Julie’s job entails visiting local villages, which fall in areas with high rates of malnutrition, and investigating any health concerns amongst villagers with regards to nutritional health on a monthly basis. She provides education and information on healthy nutritional practice and the causes of malnutrition in the community. Each day she witnesses the problems that her community, family, and friends face as a result of the drought, COVID-19, and food insecurity, and every day she works to ensure that her expertise can make a difference. SEED is incredibly grateful to have someone like Julie working alongside the team as a community health agent, supporting the communities which our project serves.
Unfortunately, not everyone is lucky enough to have a Julie in their village. Haova’s story is one of deep sorrow. At seven months pregnant, Haova takes care of her two-year-old daughter Manampolily and provides for her six other children in the village of Andramanaka in Tsagnoriha. Haova is the victim of sexual abuse and not one of her seven children has a father that helps support her or her family. During this period, her family rejected her and showed no support for her or her children. She is one of an estimated 25-50% of women who have experienced an increase in gender-based violence in 20215. On top of this, the rice and cassava crops, once her primary income, have been impacted by the drought currently devastating the south. In the face of this, Haova alone proved her strength as a mother by persevering to support her children and providing for her family as best she could. She taught herself how to weave and her low but vital source of income is now generated by weaving mahampy, a reed that is often found in local wetlands. Her story, like so many of the women in this region, is one of resilience.
Through SEED’s intervention, Manampolily was diagnosed with moderate acute malnutrition and has since been receiving treatment of RUTF from the community health centre in Mahatalaky. Haova and her family are able to enjoy the rice, beans, and oil that they receive from SEED. She has spoken of the nutrition education which she has received alongside food distributions and has incorporated what she has learnt into her family's diet to ensure that nutritious foods are protecting her children. Haova thanked members of the team and the community health care facility for supporting her family and the vulnerable children in her community at such a critical time in their lives.
people at risk with not enough food to eat
children diagnosed with SAM in Anosy so far
daily cost of malnutrition treatment
weekly cost to feed an entire family
To have little does not mean to have nothing, and these women prove their strength and resilience every day as they jump over hurdle after hurdle. SEED hopes that these women, along with their families and communities, can continue to be supported by the food distribution programme. With the situation in the south continually worsening, the number of children admitted with acute malnutrition is on the rise. As a result of the current loss of funding impacting the international development sector, the future of SEED’s Food Distribution programme is uncertain. Rising cases of malnutrition have already forced SEED to reduce the portion size of unprepared food rations by half, just so SEED can continue supporting all of the families with children currently undergoing treatmenti. It seems unfair that women like Haova, Narovana, and Julie, who have endured such personal hardships, should continue to watch their own children and communities suffer. Malnutrition treatment - which can save a child’s life - costs only 25p a day, with an entire treatment course costing only £15. Feeding an entire family with rice, beans and oil to ensure a nutritious diet for a month, costs just £10 per week. Sometimes, a little can go a long way.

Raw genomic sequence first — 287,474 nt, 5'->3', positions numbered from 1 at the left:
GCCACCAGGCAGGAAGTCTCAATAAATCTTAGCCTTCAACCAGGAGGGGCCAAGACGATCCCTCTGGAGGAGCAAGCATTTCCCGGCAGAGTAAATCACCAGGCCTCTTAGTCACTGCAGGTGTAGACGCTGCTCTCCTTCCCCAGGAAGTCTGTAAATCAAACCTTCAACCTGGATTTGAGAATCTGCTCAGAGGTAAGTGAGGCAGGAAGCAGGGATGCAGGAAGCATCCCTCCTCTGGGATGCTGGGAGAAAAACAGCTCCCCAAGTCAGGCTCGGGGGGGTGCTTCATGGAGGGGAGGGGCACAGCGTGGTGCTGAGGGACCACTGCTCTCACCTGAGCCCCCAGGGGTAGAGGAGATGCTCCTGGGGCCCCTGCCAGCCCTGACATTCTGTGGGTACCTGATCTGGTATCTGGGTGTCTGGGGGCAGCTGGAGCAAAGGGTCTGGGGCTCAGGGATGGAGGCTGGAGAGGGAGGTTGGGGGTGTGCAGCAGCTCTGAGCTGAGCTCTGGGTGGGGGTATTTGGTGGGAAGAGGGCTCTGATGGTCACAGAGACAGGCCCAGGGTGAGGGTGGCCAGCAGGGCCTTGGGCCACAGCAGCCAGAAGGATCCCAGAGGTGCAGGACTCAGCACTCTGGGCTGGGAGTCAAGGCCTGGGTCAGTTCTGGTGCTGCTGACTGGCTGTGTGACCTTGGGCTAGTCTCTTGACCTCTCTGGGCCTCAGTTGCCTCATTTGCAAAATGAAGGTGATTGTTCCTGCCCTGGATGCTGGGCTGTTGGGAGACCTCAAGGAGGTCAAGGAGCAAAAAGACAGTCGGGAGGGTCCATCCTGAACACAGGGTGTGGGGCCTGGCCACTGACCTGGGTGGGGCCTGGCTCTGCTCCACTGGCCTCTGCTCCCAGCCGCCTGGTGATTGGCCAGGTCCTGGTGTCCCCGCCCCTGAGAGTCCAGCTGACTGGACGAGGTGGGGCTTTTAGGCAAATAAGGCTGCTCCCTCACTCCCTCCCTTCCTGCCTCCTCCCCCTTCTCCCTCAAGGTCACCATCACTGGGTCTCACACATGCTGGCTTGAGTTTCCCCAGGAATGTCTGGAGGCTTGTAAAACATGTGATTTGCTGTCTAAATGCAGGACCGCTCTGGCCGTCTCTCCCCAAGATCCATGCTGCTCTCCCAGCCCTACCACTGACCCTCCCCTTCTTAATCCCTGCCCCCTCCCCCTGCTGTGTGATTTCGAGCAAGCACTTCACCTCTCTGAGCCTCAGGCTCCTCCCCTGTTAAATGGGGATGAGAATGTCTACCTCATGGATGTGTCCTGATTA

As the situation in the surrounding areas grows worse with far greater numbers of malnutrition, expansion of the food distribution project into these areas is unattainable until additional funding is secured.
- Unprepared food rations decreased from 30kg of rice, 20 cups of beans, and three litres of oil to 16kg of rice, 10 cups of beans, and 1.75 litres of oil per month.
- The World Bank. “Madagascar Economic Update: Setting a Course for Recovery.” The World Bank, Dec. 2020.
- OCHA. “Madagascar: Humanitarian Snapshot - March 2021 - Madagascar.” ReliefWeb, 31 Mar. 2021, reliefweb.int/report/madagascar/madagascar-humanitarian-snapshot-march-2021. Accessed 14 May 2021.
- OCHA. “Madagascar - Grand Sud Humanitarian Key Messages.” OCHA, 6 May 2021.
- FEWS Net. “FEWS NET Madagascar Food Security Outlook February to September 2021.”, Feb. 2021.
- OCHA. “Madagascar - Grand Sud Humanitarian Key Messages.” OCHA, 6 May 2021.